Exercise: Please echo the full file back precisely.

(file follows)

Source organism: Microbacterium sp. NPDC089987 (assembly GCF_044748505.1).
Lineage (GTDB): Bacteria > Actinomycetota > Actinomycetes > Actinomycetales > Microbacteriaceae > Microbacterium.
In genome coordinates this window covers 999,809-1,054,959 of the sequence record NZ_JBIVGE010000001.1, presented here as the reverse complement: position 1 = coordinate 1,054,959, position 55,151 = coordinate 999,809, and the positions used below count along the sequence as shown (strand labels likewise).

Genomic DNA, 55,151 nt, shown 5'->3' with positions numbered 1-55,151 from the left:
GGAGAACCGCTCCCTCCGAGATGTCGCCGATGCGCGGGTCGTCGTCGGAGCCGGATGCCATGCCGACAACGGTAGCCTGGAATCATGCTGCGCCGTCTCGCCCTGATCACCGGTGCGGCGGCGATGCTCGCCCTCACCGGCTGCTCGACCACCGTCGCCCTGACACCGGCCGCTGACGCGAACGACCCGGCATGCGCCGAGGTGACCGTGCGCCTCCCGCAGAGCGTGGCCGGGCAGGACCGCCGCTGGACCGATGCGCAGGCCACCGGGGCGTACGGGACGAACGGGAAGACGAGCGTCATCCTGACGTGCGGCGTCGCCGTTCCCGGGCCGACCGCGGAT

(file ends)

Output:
Source organism: Microbacterium sp. NPDC089987 (assembly GCF_044748505.1).
Lineage (GTDB): Bacteria > Actinomycetota > Actinomycetes > Actinomycetales > Microbacteriaceae > Microbacterium.
In genome coordinates this window covers 999,809-1,054,959 of the sequence record NZ_JBIVGE010000001.1, presented here as the reverse complement: position 1 = coordinate 1,054,959, position 55,151 = coordinate 999,809, and the positions used below count along the sequence as shown (strand labels likewise).

Genomic DNA, 55,151 nt, shown 5'->3' with positions numbered 1-55,151 from the left:
GGAGAACCGCTCCCTCCGAGATGTCGCCGATGCGCGGGTCGTCGTCGGAGCCGGATGCCATGCCGACAACGGTAGCCTGGAATCATGCTGCGCCGTCTCGCCCTGATCACCGGTGCGGCGGCGATGCTCGCCCTCACCGGCTGCTCGACCACCGTCGCCCTGACACCGGCCGCTGACGCGAACGACCCGGCATGCGCCGAGGTGACCGTGCGCCTCCCGCAGAGCGTGGCCGGGCAGGACCGCCGCTGGACCGATGCGCAGGCCACCGGGGCGTACGGGACGAACGGGAAGACGAGCGTCATCCTGACGTGCGGCGTCGCCGTTCCCGGGCCGACCGCGGAT